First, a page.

Ernest Shackleton dreamed of crossing Antarctica. The obvious place to do that was at its narrowest point. That meant pushing south into the Weddell Sea, a giant bay well over a thousand miles across hemmed in on three sides by the Antarctic continent, the Antarctic Peninsula which reaches up towards Cape Horn, and the series of islands, like the South Orkneys, that help to close it off from the South Ocean.
Shackleton’s plan was to land on the southern shores of the Weddell, then cross overland, via the Pole to the Ross Sea on the far side. Few ships had ever before penetrated into the Weddell. The first was Mr. James Weddell himself, a Scottish seal hunter who in 1823 sailed deep into it, in what turned out to be a peculiarly sparse year for sea ice.
Victims of the Weddell Sea
In 1903 and 1904 a Scottish expedition led by William Bruce aboard Scotia learned valuable information about the Weddell but beat a hasty retreat as the ship was threatened with entrapment in the ice.
A Swedish ship, Antarctic, was crushed and sunk by that same ice in 1903, and the German explorer Wilhelm Filchner was frozen in the ice for 8 months during the 1911-1913 Second German Antarctic Expedition. The spring thaw released Filchner’s vessel, Deutschland, but not before the crew’s morale had broken down. A dark winter entombed in the ice had shattered their cohesion.
The Weddell was clearly a hostile place, but Ernest Shackleton was not put off. He gambled that he could get as far south as Filchner and then make a dash across the continent to a ship on the other side. The gamble failed, spectacularly. The Weddell, one historian has written, was “the most treacherous and dismal region on earth.”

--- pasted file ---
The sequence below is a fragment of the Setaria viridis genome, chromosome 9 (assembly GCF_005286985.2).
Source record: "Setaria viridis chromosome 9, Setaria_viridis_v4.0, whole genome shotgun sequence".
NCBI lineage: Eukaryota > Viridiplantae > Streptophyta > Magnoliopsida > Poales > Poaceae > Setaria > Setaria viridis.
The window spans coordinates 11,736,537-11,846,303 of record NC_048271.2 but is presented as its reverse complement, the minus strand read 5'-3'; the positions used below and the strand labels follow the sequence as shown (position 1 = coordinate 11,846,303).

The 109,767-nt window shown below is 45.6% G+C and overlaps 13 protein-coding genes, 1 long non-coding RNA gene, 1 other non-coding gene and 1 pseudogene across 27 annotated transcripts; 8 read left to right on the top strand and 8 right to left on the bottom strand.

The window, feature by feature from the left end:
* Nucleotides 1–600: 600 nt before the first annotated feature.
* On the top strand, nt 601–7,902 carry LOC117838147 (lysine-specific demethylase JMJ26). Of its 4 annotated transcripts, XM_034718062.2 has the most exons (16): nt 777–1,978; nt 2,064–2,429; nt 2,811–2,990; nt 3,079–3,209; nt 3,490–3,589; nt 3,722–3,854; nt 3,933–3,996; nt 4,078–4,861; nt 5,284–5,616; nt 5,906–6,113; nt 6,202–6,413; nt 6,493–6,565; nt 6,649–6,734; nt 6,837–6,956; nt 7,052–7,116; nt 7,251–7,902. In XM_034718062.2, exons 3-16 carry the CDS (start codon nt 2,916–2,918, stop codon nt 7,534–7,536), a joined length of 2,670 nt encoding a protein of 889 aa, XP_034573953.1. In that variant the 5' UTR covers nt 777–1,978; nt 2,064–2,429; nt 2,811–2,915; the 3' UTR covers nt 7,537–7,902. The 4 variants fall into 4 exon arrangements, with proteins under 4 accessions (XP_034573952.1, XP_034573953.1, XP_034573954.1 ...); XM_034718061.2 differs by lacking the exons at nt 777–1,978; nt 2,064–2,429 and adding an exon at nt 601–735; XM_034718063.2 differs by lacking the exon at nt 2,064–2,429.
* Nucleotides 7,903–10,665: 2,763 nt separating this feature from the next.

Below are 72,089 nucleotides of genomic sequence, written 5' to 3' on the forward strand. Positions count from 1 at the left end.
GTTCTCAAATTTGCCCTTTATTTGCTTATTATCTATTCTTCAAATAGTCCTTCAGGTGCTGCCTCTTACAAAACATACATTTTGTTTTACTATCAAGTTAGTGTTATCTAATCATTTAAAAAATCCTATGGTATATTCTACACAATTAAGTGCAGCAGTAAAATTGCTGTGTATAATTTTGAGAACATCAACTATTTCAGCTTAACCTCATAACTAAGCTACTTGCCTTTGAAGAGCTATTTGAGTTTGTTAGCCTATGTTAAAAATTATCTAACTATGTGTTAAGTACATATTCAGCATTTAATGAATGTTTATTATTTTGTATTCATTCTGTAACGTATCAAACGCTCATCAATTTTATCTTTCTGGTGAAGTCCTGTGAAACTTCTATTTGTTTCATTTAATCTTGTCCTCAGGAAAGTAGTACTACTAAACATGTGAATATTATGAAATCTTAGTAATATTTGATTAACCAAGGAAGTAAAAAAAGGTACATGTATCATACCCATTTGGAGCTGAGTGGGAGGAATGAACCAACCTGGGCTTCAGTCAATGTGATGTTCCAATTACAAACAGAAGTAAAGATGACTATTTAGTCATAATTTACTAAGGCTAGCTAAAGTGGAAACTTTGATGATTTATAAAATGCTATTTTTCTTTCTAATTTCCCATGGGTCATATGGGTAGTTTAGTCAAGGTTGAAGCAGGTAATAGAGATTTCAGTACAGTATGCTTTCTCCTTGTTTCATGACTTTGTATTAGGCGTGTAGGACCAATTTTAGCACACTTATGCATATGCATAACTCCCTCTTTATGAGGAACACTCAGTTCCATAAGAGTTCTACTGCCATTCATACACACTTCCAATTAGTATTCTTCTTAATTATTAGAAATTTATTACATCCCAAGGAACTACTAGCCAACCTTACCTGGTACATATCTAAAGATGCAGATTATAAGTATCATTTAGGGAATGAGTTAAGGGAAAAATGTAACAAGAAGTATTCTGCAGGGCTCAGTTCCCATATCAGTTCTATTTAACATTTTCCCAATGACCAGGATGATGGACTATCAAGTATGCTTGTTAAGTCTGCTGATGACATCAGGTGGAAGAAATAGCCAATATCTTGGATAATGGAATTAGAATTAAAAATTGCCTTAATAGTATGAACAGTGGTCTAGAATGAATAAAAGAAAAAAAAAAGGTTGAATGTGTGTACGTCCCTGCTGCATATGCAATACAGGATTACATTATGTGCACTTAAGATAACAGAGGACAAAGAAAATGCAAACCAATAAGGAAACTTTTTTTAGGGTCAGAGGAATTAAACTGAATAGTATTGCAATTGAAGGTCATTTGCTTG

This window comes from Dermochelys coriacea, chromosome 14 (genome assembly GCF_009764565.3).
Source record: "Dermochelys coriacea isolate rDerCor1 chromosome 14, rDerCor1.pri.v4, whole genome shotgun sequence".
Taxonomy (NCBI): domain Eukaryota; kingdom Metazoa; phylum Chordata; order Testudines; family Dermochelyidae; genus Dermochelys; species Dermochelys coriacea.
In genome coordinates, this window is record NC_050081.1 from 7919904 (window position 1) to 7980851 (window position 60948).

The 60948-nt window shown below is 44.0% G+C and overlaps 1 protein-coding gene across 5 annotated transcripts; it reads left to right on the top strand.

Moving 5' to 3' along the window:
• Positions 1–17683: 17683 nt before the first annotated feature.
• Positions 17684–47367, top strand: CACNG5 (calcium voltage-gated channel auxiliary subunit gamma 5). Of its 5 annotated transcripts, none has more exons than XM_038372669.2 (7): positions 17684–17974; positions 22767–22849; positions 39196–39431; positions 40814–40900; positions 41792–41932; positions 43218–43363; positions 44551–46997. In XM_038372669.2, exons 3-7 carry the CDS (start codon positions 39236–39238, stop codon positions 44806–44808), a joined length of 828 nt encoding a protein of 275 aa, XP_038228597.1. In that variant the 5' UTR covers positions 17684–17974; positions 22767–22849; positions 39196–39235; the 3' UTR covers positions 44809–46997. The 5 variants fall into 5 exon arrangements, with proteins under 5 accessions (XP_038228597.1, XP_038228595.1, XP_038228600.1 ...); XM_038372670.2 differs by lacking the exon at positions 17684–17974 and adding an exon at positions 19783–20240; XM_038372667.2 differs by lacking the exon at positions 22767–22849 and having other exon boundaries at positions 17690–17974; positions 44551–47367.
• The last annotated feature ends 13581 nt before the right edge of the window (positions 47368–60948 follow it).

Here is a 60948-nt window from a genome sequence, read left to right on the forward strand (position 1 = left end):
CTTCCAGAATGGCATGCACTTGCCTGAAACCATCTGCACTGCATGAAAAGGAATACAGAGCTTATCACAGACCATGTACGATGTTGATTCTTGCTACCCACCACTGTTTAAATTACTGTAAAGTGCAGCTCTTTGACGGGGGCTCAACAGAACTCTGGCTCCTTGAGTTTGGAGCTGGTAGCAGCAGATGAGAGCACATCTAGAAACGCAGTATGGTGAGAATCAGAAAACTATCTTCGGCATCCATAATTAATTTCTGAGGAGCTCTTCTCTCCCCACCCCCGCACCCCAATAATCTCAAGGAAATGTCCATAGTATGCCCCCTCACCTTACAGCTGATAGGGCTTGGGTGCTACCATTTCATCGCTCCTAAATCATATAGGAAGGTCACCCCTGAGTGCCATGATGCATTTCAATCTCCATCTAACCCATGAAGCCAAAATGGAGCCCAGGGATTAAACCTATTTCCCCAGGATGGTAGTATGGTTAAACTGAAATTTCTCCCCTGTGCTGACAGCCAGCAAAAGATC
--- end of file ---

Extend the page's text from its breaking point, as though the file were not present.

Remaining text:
On the trail of Shackleton
I have just entered the Weddell Sea aboard the South African icebreaker Agulhas II. By coincidence, we saw our first iceberg fairly near where Shackleton saw his after leaving South Georgia. He called them ‘growlers’, big chunks that have broken off the ice shelf and drift north, pounded by wind and sea until they melt completely. During the course of that terminal journey, they are still big enough to smash the hull of any wooden ship that sails into one.
Our ship picks them up on the radar and avoids, but Shackleton had a lookout aloft, staring into the murk to try and spot them. “The weather was hazy,” he wrote, “and we passed two bergs, several growlers and numerous lumps of ice… Large numbers of ‘bergs, most tabular in form, lay to the west of the [Sandwich] islands… The presence of so many bergs was ominous.”
The whalers he had talked to in South Georgia, the old sea salts who knew this stretch of ocean better than anyone alive, had advised him not to head south: the Weddell was full of ice, better to leave it to the following year. Shackleton ignored them.
A continent of ice
Sea ice forms on the water’s surface when the temperature reaches -1.8°C. In the winter, the Antarctic continent is surrounded by typically 19 million sq km of ice. In the summer that falls to 3 million sq km. But much of that ice is in the Weddell Sea. Its peculiar geography means that a current or ‘gyre’ drives the ice clockwise in a churning mass. Ice can survive a summer or even two or more.
To this day, the Weddell Sea can prove difficult for modern vessels to traverse. When the ice is dense, ships have to ‘puddle hop’ between patches of navigable water amongst the thick ice. Even into the 21st century, oceanographic exploration of the Weddell Sea has been less thorough than in other polar regions around the world, given its extreme weather and icy conditions.
It’s amazing Shackleton got as far as he did. Slowly, painfully, he threaded Endurance through the pack ice, looking for what he called ‘leads’ – passages of water through the ice floes. He headed east to try and get around the big cul de sac of ice against the Antarctic peninsula in the western Weddell.
Shackleton made it to the coast, but rather than land here, and face a much longer drag across the ice, he continued south hoping he could get to a landing point that Filchner had discovered on his expedition. He got to within 200 miles.
A north-easterly gale pounded the Endurance in mid-January 1915. They had to hide behind big icebergs for shelter, but the gale had the effect of driving thousands of square km of ice up against the continent and trapping Endurance within it. By the evening of 18 January, they were stuck fast. As one of the crew commented, “like an almond in the middle of a chocolate bar.”
They were now at the mercy of the ice.